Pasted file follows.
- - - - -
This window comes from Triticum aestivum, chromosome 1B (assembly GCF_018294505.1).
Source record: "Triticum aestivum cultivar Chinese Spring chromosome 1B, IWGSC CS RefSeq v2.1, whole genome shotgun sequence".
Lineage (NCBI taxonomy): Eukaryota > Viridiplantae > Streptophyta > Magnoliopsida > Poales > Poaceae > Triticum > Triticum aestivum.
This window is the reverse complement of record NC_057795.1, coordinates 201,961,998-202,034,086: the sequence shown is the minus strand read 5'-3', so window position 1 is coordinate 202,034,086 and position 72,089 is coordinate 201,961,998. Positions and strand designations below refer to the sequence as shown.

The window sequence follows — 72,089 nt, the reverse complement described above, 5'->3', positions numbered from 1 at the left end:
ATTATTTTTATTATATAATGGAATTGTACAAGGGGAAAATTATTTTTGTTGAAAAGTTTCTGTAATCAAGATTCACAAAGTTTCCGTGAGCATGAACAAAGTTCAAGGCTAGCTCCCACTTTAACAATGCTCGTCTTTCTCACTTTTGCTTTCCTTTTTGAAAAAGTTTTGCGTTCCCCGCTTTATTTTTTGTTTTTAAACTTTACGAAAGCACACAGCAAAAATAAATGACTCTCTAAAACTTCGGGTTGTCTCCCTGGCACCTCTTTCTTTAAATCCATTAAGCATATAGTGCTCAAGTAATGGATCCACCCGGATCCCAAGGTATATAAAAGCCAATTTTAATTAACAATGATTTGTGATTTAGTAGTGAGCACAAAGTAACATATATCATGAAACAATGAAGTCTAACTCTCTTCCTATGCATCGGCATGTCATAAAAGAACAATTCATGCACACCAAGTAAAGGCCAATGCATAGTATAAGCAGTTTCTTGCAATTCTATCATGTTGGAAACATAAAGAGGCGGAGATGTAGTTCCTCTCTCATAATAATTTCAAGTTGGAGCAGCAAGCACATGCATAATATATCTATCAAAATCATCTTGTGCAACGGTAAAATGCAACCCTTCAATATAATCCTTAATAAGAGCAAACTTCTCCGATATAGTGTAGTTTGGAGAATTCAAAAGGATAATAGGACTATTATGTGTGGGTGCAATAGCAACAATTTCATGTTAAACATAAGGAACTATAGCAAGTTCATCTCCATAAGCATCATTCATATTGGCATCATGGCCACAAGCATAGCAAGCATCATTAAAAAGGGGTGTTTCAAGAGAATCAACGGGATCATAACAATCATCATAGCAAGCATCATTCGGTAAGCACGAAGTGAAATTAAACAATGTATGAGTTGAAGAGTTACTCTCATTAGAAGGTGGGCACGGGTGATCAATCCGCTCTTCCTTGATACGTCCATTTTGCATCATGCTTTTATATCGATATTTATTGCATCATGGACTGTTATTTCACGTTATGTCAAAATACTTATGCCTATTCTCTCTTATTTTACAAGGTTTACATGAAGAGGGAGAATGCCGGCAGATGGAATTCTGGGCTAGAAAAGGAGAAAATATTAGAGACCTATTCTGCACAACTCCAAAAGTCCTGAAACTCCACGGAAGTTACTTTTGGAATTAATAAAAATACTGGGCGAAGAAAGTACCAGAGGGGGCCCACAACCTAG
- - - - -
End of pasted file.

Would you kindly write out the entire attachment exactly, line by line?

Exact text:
This window comes from Triticum aestivum, chromosome 1B (assembly GCF_018294505.1).
Source record: "Triticum aestivum cultivar Chinese Spring chromosome 1B, IWGSC CS RefSeq v2.1, whole genome shotgun sequence".
Lineage (NCBI taxonomy): Eukaryota > Viridiplantae > Streptophyta > Magnoliopsida > Poales > Poaceae > Triticum > Triticum aestivum.
This window is the reverse complement of record NC_057795.1, coordinates 201,961,998-202,034,086: the sequence shown is the minus strand read 5'-3', so window position 1 is coordinate 202,034,086 and position 72,089 is coordinate 201,961,998. Positions and strand designations below refer to the sequence as shown.

The window sequence follows — 72,089 nt, the reverse complement described above, 5'->3', positions numbered from 1 at the left end:
ATTATTTTTATTATATAATGGAATTGTACAAGGGGAAAATTATTTTTGTTGAAAAGTTTCTGTAATCAAGATTCACAAAGTTTCCGTGAGCATGAACAAAGTTCAAGGCTAGCTCCCACTTTAACAATGCTCGTCTTTCTCACTTTTGCTTTCCTTTTTGAAAAAGTTTTGCGTTCCCCGCTTTATTTTTTGTTTTTAAACTTTACGAAAGCACACAGCAAAAATAAATGACTCTCTAAAACTTCGGGTTGTCTCCCTGGCACCTCTTTCTTTAAATCCATTAAGCATATAGTGCTCAAGTAATGGATCCACCCGGATCCCAAGGTATATAAAAGCCAATTTTAATTAACAATGATTTGTGATTTAGTAGTGAGCACAAAGTAACATATATCATGAAACAATGAAGTCTAACTCTCTTCCTATGCATCGGCATGTCATAAAAGAACAATTCATGCACACCAAGTAAAGGCCAATGCATAGTATAAGCAGTTTCTTGCAATTCTATCATGTTGGAAACATAAAGAGGCGGAGATGTAGTTCCTCTCTCATAATAATTTCAAGTTGGAGCAGCAAGCACATGCATAATATATCTATCAAAATCATCTTGTGCAACGGTAAAATGCAACCCTTCAATATAATCCTTAATAAGAGCAAACTTCTCCGATATAGTGTAGTTTGGAGAATTCAAAAGGATAATAGGACTATTATGTGTGGGTGCAATAGCAACAATTTCATGTTAAACATAAGGAACTATAGCAAGTTCATCTCCATAAGCATCATTCATATTGGCATCATGGCCACAAGCATAGCAAGCATCATTAAAAAGGGGTGTTTCAAGAGAATCAACGGGATCATAACAATCATCATAGCAAGCATCATTCGGTAAGCACGAAGTGAAATTAAACAATGTATGAGTTGAAGAGTTACTCTCATTAGAAGGTGGGCACGGGTGATCAATCCGCTCTTCCTTGATACGTCCATTTTGCATCATGCTTTTATATCGATATTTATTGCATCATGGACTGTTATTTCACGTTATGTCAAAATACTTATGCCTATTCTCTCTTATTTTACAAGGTTTACATGAAGAGGGAGAATGCCGGCAGATGGAATTCTGGGCTAGAAAAGGAGAAAATATTAGAGACCTATTCTGCACAACTCCAAAAGTCCTGAAACTCCACGGAAGTTACTTTTGGAATTAATAAAAATACTGGGCGAAGAAAGTACCAGAGGGGGCCCACAACCTAG